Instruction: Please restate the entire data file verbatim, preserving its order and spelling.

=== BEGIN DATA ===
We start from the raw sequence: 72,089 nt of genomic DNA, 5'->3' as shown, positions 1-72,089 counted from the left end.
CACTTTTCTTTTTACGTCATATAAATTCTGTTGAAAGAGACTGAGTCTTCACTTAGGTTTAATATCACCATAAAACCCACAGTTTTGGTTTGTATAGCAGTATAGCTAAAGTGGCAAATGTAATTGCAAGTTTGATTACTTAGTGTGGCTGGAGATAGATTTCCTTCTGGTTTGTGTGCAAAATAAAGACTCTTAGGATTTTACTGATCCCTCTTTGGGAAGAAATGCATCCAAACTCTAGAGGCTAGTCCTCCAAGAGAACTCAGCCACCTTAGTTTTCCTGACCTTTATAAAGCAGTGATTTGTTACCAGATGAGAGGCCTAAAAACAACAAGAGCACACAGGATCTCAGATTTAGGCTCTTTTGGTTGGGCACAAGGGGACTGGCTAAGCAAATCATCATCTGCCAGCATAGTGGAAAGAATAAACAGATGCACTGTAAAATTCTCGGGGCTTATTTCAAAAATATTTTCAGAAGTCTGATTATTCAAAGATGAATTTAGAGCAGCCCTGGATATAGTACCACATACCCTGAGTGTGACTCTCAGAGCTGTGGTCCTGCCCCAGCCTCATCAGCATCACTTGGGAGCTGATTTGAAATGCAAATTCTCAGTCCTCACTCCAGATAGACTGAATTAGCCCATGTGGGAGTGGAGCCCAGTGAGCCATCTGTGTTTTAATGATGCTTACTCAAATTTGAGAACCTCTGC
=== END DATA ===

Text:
We start from the raw sequence: 72,089 nt of genomic DNA, 5'->3' as shown, positions 1-72,089 counted from the left end.
CACTTTTCTTTTTACGTCATATAAATTCTGTTGAAAGAGACTGAGTCTTCACTTAGGTTTAATATCACCATAAAACCCACAGTTTTGGTTTGTATAGCAGTATAGCTAAAGTGGCAAATGTAATTGCAAGTTTGATTACTTAGTGTGGCTGGAGATAGATTTCCTTCTGGTTTGTGTGCAAAATAAAGACTCTTAGGATTTTACTGATCCCTCTTTGGGAAGAAATGCATCCAAACTCTAGAGGCTAGTCCTCCAAGAGAACTCAGCCACCTTAGTTTTCCTGACCTTTATAAAGCAGTGATTTGTTACCAGATGAGAGGCCTAAAAACAACAAGAGCACACAGGATCTCAGATTTAGGCTCTTTTGGTTGGGCACAAGGGGACTGGCTAAGCAAATCATCATCTGCCAGCATAGTGGAAAGAATAAACAGATGCACTGTAAAATTCTCGGGGCTTATTTCAAAAATATTTTCAGAAGTCTGATTATTCAAAGATGAATTTAGAGCAGCCCTGGATATAGTACCACATACCCTGAGTGTGACTCTCAGAGCTGTGGTCCTGCCCCAGCCTCATCAGCATCACTTGGGAGCTGATTTGAAATGCAAATTCTCAGTCCTCACTCCAGATAGACTGAATTAGCCCATGTGGGAGTGGAGCCCAGTGAGCCATCTGTGTTTTAATGATGCTTACTCAAATTTGAGAACCTCTGC